Refugees in Europe: Care is reasonable and possible
Bloomberg News carried an article on the European refugee crisis, noting that Europe appears to be swinging between two responses: xenophobia and a compassionate pragmatism. Most migration experts agree that a longer-term solution will require the participation of Canada and the U.S. It draws on commentary from Dawn Chatty, a professor of anthropology and former director of the Refugee Studies Centre at the University of Oxford. She reminds us that, to deal with the Vietnamese boat people at the end of the 1980s, “the biggest countries got together, and between them they divvied up a million boat people and resettled them. It’s reasonable and possible.”
Financial benefits of migrant work in the UAE, yes but…
The National (Abu Dhabi) and The Hindu (India) carried articles about findings from a recent study of workers from India in the United Arab Emirates (UAE). The headline in The Hindu reads: “UAE great destination for Indians to get richer”
The study, conducted by the Center for Global Development in Washington, D.C., involved interviews with 1,500 Indian workers to measure the effects their working here has had on their families at home. One finding is that the laborers earn salaries two and a half times more than what they would earn in India. And remittances they send home improve their families’ situation.
A more critical perspective comes from Jane Bristol-Rhys, associate professor of anthropology at Zayed University. She has studied migration in the UAE since 2001 and has written a book about it that will be available this year. Bristol-Rhys says the study was limited in its scope:
“The study seems to have focused narrowly on financial gains, but what about the emotional impact? In India many children are seeing their fathers only once in two years. The study has not taken this into account…The study also seems to have ignored work done by anthropologists in India as well as the UAE for the past 20 years. These have not been referenced. We know that the individual families are benefiting but is the community benefiting? The local villages do not benefit. Instead, the government takes a large chunk of the remittances that are sent. The people working in the Gulf are also under pressure to bring back gifts with them. In many cases, they take loans to go work and then have to stay for two-three contracts to earn the money back.”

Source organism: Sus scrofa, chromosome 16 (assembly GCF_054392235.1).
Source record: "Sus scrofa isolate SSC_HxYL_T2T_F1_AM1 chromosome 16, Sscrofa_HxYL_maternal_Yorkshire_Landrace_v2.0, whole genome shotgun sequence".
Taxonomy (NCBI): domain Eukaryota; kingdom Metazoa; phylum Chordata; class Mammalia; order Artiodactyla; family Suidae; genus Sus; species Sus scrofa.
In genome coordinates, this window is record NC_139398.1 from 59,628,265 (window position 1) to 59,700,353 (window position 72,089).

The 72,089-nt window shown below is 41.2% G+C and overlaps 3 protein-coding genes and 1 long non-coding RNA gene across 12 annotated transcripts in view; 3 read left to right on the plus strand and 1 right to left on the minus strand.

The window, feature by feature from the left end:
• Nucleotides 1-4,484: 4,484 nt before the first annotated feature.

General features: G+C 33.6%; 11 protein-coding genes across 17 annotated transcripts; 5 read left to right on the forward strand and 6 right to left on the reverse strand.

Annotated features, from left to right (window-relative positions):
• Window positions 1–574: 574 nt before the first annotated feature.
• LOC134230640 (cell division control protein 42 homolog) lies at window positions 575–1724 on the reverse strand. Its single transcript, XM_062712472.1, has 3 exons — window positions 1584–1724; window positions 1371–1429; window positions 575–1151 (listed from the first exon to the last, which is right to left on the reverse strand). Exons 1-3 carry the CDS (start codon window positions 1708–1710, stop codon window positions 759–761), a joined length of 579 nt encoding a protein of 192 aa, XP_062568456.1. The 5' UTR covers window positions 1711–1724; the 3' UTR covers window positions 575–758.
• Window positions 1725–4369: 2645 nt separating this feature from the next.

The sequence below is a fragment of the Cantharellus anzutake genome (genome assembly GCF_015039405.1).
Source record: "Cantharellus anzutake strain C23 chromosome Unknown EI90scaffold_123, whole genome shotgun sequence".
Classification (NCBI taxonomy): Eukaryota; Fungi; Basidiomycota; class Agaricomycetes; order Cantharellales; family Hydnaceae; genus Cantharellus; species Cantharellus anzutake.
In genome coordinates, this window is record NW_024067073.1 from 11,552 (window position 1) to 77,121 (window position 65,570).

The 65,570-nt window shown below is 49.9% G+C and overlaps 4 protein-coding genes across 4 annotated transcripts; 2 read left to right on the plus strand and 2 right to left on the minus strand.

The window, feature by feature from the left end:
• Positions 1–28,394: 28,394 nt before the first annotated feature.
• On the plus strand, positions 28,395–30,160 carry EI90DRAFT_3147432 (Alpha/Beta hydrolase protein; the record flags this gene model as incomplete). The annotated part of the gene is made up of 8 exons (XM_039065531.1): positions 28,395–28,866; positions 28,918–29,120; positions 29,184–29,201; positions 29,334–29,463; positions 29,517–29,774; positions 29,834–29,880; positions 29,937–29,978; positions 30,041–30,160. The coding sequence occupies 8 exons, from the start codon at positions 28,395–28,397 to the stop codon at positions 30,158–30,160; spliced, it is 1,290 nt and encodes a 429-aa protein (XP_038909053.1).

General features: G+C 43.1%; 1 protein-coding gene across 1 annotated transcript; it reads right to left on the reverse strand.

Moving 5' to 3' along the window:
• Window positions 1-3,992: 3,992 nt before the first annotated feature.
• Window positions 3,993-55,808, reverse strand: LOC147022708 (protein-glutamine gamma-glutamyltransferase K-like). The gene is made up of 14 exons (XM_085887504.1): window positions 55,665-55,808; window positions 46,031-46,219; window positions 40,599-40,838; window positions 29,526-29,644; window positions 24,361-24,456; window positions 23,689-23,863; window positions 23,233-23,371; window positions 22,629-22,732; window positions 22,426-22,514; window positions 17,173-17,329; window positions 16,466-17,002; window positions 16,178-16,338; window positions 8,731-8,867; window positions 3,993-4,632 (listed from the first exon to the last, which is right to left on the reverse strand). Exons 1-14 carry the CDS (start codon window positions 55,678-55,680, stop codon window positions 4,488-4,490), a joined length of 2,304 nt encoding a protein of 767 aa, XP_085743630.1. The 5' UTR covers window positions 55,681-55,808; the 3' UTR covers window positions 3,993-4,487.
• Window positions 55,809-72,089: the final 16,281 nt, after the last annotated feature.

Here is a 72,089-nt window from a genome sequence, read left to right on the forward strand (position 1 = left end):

[Blogger’s note: studies also exist documenting the harsh living and working conditions for immigrant labor in the UAE, indicating that it’s not clearly a “great destination” – it’s a very tough destination].
Misunderstanding: Ebola’s shadow epidemic in Dallas
The Dallas Morning Newsreported on a panel presentation at Southern Methodist University by three medical anthropologists: Adia Benton, an assistant professor of anthropology at Brown University, Doug Henry, associate professor of anthropology at the University of North Texas, and Carolyn Smith-Morris, associate professor and director of SMU’s health and society program.
While Dallas’ Ebola “outbreak” may have ended last fall, scientific exploration of what happened in the city has only begun, especially among medical anthropologists. In a two-hour discussion, the three experts sorted through how the crisis evolved, how people responded, and the language they used to describe what happened. They agreed that what took place was an “an epidemic of misunderstanding.” Continue reading “Anthro in the news 2/9/15”→